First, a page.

The five-week submission to acceptance length was much shorter than all of the other articles published in the July 2012 issue. The average period of review for papers published in this issue was more than a year and the median review time was more than ten months. As we note below, there are substantial concerns about the merits of this paper, and these concerns should have been identified through a thorough and rigorous peer review process.

We further question the selection of commenters for the Regnerus paper. While Cynthia Osborne and Paul Amato are certainly well-respected scholars, they are also both active participants in the Regnerus study. According to her curriculum vitae, Dr. Osborne is a Co-Principal Investigator of the New Family Structure Survey. Dr. Amato served as a paid consultant on the advisory group convened to provide insights into study design and methods. Perhaps more importantly, neither Osborne nor Amato have ever published work that considers LGBT family or parenting issues. A cursory examination of this body of literature would reveal a wide range of scholars who are much more qualified to evaluate the merits of this study and were neither directly involved in the study design nor compensated for that involvement.

We have substantial concerns about the merits of this paper and question whether it actually uses methods and instruments that answer the research questions posed in the paper. The author claims that the purpose of the analysis is to begin to address the question, “Do the children of gay and lesbian parents look comparable to those of their heterosexual counterparts?” (p. 755). He creates several categories of “family type”, including “lesbian mother” and “gay father” as well as “divorced late,” “stepfamily,” and “single-parent.” But, as the author notes, for those respondents who indicated that a parent had a “same-sex relationship,” these categories were collapsed to boost sample size:

That is, a small minority of respondents might fit more than one group. I have, however, forced their mutual exclusivity here for analytic purposes. For example, a respondent whose mother had a same-sex relationship might also qualify in Group 5 or Group 7, but in this case my analytical interest is in maximizing the sample size of Groups 2 and 3 so the respondent would be placed in Group 2 (LMs). Since Group 3 (GFs) is the smallest and most difficult to locate randomly in the population, its composition trumped that of others, even LMs. (There were 12 cases of respondents who reported both a mother and a father having a same-sex relationship; all are analyzed here as GFs, after ancillary analyses revealed comparable exposure to both their mother and father).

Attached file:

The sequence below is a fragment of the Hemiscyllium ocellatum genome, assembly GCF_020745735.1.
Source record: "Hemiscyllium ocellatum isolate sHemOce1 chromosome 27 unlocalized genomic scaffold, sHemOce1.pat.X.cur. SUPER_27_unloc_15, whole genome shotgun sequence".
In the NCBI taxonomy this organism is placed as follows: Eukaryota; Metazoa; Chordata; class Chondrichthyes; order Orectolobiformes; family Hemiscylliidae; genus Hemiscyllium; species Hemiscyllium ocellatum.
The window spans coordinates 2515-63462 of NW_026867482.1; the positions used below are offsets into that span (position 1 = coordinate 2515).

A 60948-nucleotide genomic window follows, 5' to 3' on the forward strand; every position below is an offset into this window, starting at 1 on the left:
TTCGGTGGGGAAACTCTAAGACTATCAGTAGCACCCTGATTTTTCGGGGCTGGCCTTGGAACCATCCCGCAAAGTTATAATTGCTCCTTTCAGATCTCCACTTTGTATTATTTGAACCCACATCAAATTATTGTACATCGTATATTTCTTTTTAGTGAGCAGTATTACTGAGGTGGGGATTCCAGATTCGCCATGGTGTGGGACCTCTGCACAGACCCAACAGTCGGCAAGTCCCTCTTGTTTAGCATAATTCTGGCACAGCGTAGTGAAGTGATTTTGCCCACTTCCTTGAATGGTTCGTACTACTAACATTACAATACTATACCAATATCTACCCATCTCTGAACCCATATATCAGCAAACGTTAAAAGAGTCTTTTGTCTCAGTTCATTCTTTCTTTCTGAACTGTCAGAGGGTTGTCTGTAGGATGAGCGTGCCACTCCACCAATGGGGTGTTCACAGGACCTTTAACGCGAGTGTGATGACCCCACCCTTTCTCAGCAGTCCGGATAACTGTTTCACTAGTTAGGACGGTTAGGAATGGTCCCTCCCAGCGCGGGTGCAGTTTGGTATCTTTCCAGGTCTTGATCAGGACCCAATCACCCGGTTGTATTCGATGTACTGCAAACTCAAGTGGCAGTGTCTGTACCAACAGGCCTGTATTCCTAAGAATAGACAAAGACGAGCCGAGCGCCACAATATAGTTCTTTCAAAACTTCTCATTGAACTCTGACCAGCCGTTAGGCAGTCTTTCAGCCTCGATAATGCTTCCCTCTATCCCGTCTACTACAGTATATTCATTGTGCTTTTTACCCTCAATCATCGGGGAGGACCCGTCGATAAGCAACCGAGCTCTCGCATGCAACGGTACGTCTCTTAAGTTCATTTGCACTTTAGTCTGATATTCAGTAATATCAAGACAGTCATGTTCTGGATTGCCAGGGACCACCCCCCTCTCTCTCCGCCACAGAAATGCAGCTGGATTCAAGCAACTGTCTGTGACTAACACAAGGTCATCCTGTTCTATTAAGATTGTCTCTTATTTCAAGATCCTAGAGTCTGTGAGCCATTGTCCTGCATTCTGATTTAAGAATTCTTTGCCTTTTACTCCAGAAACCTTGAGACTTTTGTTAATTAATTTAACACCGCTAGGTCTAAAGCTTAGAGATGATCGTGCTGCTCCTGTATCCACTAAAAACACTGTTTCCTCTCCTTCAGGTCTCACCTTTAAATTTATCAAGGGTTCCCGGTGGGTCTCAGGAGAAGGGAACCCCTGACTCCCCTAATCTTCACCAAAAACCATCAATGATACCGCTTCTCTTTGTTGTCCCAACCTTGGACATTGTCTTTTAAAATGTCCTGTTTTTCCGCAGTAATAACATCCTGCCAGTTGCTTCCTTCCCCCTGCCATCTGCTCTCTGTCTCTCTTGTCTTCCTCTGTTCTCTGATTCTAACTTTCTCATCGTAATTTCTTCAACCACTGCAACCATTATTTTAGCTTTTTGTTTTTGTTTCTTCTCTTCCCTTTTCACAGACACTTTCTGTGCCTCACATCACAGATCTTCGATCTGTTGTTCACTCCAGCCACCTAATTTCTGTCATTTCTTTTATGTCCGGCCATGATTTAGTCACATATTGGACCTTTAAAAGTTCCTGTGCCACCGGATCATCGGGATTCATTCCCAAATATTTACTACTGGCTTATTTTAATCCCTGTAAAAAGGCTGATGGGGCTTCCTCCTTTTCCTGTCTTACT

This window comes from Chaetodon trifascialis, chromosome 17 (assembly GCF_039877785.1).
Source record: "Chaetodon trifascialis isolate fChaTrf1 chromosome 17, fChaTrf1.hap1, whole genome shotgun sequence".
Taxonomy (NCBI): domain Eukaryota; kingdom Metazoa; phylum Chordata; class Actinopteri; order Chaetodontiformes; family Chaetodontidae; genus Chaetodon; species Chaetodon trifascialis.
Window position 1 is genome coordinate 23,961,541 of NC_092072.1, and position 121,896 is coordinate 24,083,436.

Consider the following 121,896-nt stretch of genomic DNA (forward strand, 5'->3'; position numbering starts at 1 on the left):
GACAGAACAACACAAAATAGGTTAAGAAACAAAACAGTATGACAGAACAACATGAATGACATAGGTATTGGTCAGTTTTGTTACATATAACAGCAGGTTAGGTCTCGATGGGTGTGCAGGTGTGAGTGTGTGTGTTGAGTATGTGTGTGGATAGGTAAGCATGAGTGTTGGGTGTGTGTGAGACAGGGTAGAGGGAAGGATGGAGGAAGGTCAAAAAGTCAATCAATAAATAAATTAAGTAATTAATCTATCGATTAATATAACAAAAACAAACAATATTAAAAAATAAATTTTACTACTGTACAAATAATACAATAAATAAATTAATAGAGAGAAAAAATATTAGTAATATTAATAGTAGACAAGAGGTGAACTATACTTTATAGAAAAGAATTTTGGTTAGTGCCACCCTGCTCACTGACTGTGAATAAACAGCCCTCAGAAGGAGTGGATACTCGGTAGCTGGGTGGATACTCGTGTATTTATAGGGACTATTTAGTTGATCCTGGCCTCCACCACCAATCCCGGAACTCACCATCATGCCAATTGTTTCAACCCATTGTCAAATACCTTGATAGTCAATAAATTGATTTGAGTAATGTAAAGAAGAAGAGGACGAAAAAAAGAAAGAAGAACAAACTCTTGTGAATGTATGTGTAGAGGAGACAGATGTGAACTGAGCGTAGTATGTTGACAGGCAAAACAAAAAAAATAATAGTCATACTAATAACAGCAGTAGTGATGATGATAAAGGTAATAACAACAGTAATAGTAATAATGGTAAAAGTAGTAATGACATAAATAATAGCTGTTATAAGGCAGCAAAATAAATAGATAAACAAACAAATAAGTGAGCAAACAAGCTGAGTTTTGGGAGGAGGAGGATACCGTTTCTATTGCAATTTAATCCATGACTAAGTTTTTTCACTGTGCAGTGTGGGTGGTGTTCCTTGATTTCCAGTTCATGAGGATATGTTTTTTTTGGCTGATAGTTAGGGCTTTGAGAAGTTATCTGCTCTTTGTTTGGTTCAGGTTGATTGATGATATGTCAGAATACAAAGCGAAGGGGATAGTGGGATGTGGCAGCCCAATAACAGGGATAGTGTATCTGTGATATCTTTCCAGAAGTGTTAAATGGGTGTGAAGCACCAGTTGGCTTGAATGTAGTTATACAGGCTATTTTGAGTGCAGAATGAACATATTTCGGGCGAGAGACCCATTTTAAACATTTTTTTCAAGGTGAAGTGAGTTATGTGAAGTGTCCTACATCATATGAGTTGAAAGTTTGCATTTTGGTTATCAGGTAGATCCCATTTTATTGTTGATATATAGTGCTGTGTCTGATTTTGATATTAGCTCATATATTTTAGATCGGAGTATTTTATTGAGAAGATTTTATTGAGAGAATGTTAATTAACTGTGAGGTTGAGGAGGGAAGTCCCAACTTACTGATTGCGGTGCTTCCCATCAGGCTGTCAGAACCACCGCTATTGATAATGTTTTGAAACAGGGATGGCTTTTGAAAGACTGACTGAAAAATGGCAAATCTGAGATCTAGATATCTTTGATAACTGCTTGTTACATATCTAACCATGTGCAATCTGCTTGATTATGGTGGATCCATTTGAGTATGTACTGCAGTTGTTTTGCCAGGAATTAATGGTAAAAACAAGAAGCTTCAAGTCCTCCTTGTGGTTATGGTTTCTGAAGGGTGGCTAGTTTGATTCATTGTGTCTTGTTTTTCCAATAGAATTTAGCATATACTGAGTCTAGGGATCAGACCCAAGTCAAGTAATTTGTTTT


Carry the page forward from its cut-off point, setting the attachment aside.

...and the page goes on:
By doing this, the author is unable to distinguish between the impact of having a parent who has had a continuous same-sex relationship from the impact of having same-sex parents who broke-up from the impact of living in a same-sex stepfamily from the impact of living with a single parent who may have dated a same-sex partner; each of these groups are included in a single “lesbian mother” or “gay father” group depending on the gender of the parent who had a same-sex relationship. Specifically, this paper fails to distinguish family structure and family instability. Thus, it fails to distinguish, for children whose parents ever had a same-sex relationship experience, the associations due to family structure from the associations due to family stability. However, he does attempt to distinguish family structure from family instability for the children of different-sex parents by identifying children who lived in an intact biological family. To make a group equivalent to the group he labels as having “lesbian” or “gay” parents, the author should have grouped all other respondents together and included those who lived in an intact biological family with those who ever experienced divorce, or whose parents ever had a different-sex romantic relationship. That seems absurd to family structure researchers, yet that type of grouping is exactly what he did with his “lesbian mother” and “gay father” groups.

It should be noted that the analyses also fail to distinguish family structure from family stability for single mothers; this group included both continuously single mothers and those single mothers who had previously experienced a divorce.
The paper employs an unusual method to measure the sexual orientation of the respondents’ parents. Even if the analyses had distinguished family stability from family structure, this paper and its accompanying study could not actually directly examine the impact of having a gay or lesbian parent on child outcomes because the interpretation of the measurement of parental sexual orientation is unclear. The author acknowledges as much when he states: